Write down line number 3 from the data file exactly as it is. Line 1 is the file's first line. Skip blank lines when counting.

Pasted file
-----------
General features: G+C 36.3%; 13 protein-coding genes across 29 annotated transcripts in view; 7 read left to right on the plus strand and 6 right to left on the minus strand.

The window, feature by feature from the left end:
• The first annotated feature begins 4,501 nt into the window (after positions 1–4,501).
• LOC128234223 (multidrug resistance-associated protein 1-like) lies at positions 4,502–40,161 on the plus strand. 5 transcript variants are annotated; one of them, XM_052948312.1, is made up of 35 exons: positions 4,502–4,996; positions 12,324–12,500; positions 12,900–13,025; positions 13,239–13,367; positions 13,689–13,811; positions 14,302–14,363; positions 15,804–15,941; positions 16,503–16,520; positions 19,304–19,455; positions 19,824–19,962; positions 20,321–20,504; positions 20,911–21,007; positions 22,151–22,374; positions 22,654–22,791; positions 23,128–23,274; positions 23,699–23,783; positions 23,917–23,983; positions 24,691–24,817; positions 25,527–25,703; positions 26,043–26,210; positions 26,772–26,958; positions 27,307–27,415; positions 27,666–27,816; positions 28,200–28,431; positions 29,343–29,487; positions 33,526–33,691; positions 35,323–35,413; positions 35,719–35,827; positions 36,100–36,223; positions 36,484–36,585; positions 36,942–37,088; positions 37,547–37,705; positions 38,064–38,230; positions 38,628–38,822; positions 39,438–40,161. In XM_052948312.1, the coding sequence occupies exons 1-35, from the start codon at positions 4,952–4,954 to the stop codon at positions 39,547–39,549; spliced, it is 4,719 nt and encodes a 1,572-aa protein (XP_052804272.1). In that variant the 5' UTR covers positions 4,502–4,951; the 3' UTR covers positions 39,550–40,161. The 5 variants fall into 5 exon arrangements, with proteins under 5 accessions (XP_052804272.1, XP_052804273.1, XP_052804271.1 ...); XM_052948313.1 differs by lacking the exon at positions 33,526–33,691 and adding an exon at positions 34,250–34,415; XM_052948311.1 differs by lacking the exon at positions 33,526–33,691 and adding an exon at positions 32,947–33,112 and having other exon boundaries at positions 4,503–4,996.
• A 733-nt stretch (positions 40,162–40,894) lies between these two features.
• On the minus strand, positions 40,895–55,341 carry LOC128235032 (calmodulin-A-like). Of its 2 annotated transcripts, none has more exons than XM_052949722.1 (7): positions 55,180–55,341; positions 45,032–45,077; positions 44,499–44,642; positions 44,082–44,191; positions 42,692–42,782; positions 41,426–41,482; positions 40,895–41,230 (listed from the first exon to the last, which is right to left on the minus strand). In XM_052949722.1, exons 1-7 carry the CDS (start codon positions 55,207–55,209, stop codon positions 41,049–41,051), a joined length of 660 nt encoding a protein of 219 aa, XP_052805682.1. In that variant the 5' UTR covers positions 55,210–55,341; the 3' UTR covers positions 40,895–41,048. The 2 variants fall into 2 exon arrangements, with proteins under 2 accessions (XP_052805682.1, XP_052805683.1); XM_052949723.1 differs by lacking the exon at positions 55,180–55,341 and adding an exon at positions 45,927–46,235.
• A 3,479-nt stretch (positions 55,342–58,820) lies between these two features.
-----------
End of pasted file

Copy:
• The first annotated feature begins 4,501 nt into the window (after positions 1–4,501).